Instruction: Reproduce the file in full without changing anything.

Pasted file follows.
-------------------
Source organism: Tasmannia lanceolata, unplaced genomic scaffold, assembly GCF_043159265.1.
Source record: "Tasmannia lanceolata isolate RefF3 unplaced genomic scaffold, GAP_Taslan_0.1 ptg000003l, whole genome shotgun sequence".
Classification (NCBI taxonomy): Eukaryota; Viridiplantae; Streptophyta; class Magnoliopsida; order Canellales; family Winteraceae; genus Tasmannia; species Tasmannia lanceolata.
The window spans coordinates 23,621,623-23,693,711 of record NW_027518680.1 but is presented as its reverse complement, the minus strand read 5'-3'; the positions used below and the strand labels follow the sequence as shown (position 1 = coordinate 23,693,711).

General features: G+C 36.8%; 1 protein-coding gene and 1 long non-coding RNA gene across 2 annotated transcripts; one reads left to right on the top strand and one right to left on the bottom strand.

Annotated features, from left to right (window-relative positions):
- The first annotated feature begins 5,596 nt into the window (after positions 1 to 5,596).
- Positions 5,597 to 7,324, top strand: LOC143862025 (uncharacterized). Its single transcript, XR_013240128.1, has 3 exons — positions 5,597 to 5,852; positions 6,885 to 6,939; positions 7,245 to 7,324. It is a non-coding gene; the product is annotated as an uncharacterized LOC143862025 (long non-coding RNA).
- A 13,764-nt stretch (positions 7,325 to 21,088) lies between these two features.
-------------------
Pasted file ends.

Source organism: Tasmannia lanceolata, unplaced genomic scaffold, assembly GCF_043159265.1.
Source record: "Tasmannia lanceolata isolate RefF3 unplaced genomic scaffold, GAP_Taslan_0.1 ptg000003l, whole genome shotgun sequence".
Classification (NCBI taxonomy): Eukaryota; Viridiplantae; Streptophyta; class Magnoliopsida; order Canellales; family Winteraceae; genus Tasmannia; species Tasmannia lanceolata.
The window spans coordinates 23,621,623-23,693,711 of record NW_027518680.1 but is presented as its reverse complement, the minus strand read 5'-3'; the positions used below and the strand labels follow the sequence as shown (position 1 = coordinate 23,693,711).

General features: G+C 36.8%; 1 protein-coding gene and 1 long non-coding RNA gene across 2 annotated transcripts; one reads left to right on the top strand and one right to left on the bottom strand.

Annotated features, from left to right (window-relative positions):
- The first annotated feature begins 5,596 nt into the window (after positions 1 to 5,596).
- Positions 5,597 to 7,324, top strand: LOC143862025 (uncharacterized). Its single transcript, XR_013240128.1, has 3 exons — positions 5,597 to 5,852; positions 6,885 to 6,939; positions 7,245 to 7,324. It is a non-coding gene; the product is annotated as an uncharacterized LOC143862025 (long non-coding RNA).
- A 13,764-nt stretch (positions 7,325 to 21,088) lies between these two features.